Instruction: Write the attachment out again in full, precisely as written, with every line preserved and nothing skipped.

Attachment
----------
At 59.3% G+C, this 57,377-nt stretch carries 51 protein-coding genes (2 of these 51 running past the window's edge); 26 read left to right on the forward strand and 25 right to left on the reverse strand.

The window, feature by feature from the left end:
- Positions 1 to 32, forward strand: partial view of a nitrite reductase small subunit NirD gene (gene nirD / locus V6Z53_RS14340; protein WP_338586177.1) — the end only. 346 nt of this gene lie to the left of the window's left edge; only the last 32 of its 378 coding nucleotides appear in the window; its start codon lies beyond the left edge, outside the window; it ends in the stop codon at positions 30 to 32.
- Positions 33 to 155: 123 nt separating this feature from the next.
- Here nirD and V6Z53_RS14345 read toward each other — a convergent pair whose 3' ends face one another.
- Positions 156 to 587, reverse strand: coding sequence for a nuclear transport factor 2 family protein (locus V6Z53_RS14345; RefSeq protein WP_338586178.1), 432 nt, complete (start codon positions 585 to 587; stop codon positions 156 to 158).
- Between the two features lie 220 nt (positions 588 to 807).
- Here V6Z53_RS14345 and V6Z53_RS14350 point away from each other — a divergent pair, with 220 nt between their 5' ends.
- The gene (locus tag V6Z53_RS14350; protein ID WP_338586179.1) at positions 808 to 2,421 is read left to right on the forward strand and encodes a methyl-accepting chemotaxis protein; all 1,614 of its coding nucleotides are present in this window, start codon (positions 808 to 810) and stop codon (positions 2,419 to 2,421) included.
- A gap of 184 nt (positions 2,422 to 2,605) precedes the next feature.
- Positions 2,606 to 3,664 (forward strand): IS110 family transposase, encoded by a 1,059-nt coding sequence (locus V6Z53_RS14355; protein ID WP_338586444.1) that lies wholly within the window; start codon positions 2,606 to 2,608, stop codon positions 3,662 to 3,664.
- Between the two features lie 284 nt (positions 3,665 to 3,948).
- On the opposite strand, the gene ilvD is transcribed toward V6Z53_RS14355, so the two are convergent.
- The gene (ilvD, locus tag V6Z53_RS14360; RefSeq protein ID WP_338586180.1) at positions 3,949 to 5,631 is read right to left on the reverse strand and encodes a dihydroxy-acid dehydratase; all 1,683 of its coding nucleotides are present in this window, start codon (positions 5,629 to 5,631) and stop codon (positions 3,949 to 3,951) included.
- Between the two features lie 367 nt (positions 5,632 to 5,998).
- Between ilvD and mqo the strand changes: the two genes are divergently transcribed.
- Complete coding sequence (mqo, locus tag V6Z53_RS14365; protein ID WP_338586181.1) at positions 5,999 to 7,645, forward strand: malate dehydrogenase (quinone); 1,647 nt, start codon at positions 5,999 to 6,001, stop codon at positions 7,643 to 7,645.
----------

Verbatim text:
At 59.3% G+C, this 57,377-nt stretch carries 51 protein-coding genes (2 of these 51 running past the window's edge); 26 read left to right on the forward strand and 25 right to left on the reverse strand.

The window, feature by feature from the left end:
- Positions 1 to 32, forward strand: partial view of a nitrite reductase small subunit NirD gene (gene nirD / locus V6Z53_RS14340; protein WP_338586177.1) — the end only. 346 nt of this gene lie to the left of the window's left edge; only the last 32 of its 378 coding nucleotides appear in the window; its start codon lies beyond the left edge, outside the window; it ends in the stop codon at positions 30 to 32.
- Positions 33 to 155: 123 nt separating this feature from the next.
- Here nirD and V6Z53_RS14345 read toward each other — a convergent pair whose 3' ends face one another.
- Positions 156 to 587, reverse strand: coding sequence for a nuclear transport factor 2 family protein (locus V6Z53_RS14345; RefSeq protein WP_338586178.1), 432 nt, complete (start codon positions 585 to 587; stop codon positions 156 to 158).
- Between the two features lie 220 nt (positions 588 to 807).
- Here V6Z53_RS14345 and V6Z53_RS14350 point away from each other — a divergent pair, with 220 nt between their 5' ends.
- The gene (locus tag V6Z53_RS14350; protein ID WP_338586179.1) at positions 808 to 2,421 is read left to right on the forward strand and encodes a methyl-accepting chemotaxis protein; all 1,614 of its coding nucleotides are present in this window, start codon (positions 808 to 810) and stop codon (positions 2,419 to 2,421) included.
- A gap of 184 nt (positions 2,422 to 2,605) precedes the next feature.
- Positions 2,606 to 3,664 (forward strand): IS110 family transposase, encoded by a 1,059-nt coding sequence (locus V6Z53_RS14355; protein ID WP_338586444.1) that lies wholly within the window; start codon positions 2,606 to 2,608, stop codon positions 3,662 to 3,664.
- Between the two features lie 284 nt (positions 3,665 to 3,948).
- On the opposite strand, the gene ilvD is transcribed toward V6Z53_RS14355, so the two are convergent.
- The gene (ilvD, locus tag V6Z53_RS14360; RefSeq protein ID WP_338586180.1) at positions 3,949 to 5,631 is read right to left on the reverse strand and encodes a dihydroxy-acid dehydratase; all 1,683 of its coding nucleotides are present in this window, start codon (positions 5,629 to 5,631) and stop codon (positions 3,949 to 3,951) included.
- Between the two features lie 367 nt (positions 5,632 to 5,998).
- Between ilvD and mqo the strand changes: the two genes are divergently transcribed.
- Complete coding sequence (mqo, locus tag V6Z53_RS14365; protein ID WP_338586181.1) at positions 5,999 to 7,645, forward strand: malate dehydrogenase (quinone); 1,647 nt, start codon at positions 5,999 to 6,001, stop codon at positions 7,643 to 7,645.